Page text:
Sundowners‘ debut story arc is winding down and a war is coming to the streets of Chicago. The Illuminated set the stage for their uprising and the Sundowners come together to make their stand. So is it good?
Sundowners #5 (Dark Horse Comics)
Since the second issue, the Sundowner members have gone their separate ways which allowed Seeley to independently develop their characters and delve into their backstories. This issue serendipitously brings all the members back together as well as briefly highlights the Illuminatrix and the development of her plan. A lot happens in this issue so it feels a lot longer than twenty-two pages and there’s a constant sense of urgency that gives you that adrenaline rush while reading it. Seeley has created some great characters and the comic is so much more enjoyable when you get to see them all interact together.
One of the best features of this issue is the fact that it provides more answers, or at least affirmations, than it does questions. Here are just some of the comics topics that this issue clarifies:
- The true nature and intent of the Illuminatrix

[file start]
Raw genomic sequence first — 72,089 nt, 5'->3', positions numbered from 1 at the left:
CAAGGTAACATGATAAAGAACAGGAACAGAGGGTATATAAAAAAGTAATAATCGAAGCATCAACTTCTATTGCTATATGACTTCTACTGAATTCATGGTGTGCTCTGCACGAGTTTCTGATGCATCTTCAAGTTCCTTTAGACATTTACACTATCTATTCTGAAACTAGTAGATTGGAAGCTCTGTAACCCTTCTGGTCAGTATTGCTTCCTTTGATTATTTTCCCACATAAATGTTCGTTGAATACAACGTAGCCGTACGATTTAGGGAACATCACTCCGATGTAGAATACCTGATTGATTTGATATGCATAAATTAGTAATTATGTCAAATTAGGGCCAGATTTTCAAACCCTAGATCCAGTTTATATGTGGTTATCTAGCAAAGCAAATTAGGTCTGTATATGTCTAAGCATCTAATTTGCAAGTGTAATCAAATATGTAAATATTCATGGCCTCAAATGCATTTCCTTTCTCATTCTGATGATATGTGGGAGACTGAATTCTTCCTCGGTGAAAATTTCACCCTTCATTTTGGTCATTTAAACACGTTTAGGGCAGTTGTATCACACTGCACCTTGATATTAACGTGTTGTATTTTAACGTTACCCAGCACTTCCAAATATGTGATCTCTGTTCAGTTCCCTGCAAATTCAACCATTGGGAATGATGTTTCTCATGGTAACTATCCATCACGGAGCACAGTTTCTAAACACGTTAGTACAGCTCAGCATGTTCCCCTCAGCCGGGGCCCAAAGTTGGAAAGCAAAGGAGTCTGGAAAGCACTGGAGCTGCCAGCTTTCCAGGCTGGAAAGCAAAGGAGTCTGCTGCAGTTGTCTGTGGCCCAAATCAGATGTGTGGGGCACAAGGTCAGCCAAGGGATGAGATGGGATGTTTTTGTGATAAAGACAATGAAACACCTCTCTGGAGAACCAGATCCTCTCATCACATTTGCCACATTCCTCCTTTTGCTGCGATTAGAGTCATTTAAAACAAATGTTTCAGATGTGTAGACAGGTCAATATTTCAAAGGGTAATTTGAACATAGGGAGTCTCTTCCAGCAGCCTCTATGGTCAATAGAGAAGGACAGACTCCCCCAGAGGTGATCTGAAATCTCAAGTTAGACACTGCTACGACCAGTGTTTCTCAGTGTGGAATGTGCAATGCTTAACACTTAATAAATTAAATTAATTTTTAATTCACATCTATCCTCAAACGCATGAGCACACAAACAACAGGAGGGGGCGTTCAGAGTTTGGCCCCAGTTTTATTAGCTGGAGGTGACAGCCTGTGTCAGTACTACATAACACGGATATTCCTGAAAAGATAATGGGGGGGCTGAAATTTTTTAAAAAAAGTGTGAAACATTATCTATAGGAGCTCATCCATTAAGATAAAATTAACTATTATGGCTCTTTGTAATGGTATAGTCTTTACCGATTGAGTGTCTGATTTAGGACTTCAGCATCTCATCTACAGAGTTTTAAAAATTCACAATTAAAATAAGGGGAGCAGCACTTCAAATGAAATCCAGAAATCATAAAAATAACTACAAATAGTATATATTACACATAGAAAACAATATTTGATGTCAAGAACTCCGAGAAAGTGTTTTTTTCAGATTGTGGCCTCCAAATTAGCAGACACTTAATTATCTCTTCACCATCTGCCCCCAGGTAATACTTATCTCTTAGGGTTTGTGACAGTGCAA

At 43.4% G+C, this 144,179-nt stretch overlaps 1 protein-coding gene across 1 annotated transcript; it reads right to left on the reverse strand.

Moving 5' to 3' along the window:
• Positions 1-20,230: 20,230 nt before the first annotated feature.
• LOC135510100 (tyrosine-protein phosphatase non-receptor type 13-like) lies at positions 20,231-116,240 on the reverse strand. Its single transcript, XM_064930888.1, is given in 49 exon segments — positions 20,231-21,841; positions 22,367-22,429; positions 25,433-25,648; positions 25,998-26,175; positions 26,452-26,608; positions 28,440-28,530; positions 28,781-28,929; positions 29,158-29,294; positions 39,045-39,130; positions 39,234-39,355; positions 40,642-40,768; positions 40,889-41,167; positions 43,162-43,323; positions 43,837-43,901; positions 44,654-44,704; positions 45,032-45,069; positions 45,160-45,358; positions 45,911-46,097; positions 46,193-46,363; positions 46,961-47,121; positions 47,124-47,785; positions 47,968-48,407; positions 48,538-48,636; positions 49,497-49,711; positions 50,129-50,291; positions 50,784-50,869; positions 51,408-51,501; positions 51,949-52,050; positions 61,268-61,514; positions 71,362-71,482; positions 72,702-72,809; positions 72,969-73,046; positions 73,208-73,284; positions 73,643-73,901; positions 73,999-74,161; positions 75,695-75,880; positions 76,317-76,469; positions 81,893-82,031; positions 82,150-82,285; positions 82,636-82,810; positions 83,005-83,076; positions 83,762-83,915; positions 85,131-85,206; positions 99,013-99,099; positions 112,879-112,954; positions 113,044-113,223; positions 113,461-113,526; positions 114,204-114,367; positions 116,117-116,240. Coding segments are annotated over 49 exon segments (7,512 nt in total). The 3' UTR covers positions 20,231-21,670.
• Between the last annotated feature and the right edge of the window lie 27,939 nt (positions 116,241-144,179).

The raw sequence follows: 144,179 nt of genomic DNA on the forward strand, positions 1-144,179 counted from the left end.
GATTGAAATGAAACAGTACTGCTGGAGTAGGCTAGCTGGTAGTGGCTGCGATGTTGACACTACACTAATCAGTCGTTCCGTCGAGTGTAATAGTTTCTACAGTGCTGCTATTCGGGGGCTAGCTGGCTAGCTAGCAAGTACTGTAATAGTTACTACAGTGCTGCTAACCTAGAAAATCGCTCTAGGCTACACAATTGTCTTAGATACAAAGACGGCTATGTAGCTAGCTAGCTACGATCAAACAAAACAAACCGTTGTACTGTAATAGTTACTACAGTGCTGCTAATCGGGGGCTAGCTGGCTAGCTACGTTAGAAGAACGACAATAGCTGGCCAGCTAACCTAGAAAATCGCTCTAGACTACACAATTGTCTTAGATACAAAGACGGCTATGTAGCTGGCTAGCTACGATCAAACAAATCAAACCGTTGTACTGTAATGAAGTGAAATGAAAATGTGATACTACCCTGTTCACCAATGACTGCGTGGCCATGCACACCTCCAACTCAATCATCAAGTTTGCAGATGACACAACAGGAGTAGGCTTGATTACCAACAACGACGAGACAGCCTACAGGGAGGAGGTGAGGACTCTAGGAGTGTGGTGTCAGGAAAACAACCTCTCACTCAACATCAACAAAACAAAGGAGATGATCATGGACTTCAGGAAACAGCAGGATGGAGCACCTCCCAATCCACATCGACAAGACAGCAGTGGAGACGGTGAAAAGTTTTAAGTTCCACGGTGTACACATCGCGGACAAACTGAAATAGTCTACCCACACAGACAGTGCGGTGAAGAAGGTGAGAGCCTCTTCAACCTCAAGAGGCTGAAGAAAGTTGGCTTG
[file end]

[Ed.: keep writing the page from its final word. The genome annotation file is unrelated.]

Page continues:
- The condition of Crowlita
- Dr. Shrejic’s stance on the team’s sanity
- The significance of Crowlita’s vision
- Karl Volf’s backstory
In addition to all this information, the Sundowners gain a new member of their team which is Dr. Shrejic AKA Dr. Shreds. His costume is awesome and really correlates with the theme of classic theatric superheroes. Similar to other issues, the characters reference comic book hero archetypes which they hold as a standard for their own lives. It’s these clever references and stark contrasts between the characters’ actions and struggles and their ideals that make Sundowners such an effective mystery-horror-satire. It’s hard to put this comic into a category, but whatever it is, it’s all coming together nicely.
Is It Good
This is an all-around well written comic. This issue helps focus all of the chaos of the series and provide a calm before the impending storm. It has its humorous moments, provides well-needed clarity, continues the classic superhero theme, and creates an almost tangible sense of tension. The comic is passing as both a superficially comical and entertaining read as well a surprisingly profound book that deals with underlying concepts such contrasting definitions of vision and treatment of the “mentally ill” (Because the jury is still on whether or not the Sundowners are actually certifiable).
Seeley has definitely raised the standard of this comic and can hopefully sustain it as the Sundowners and the Illuminated surely face off in next month’s issue.
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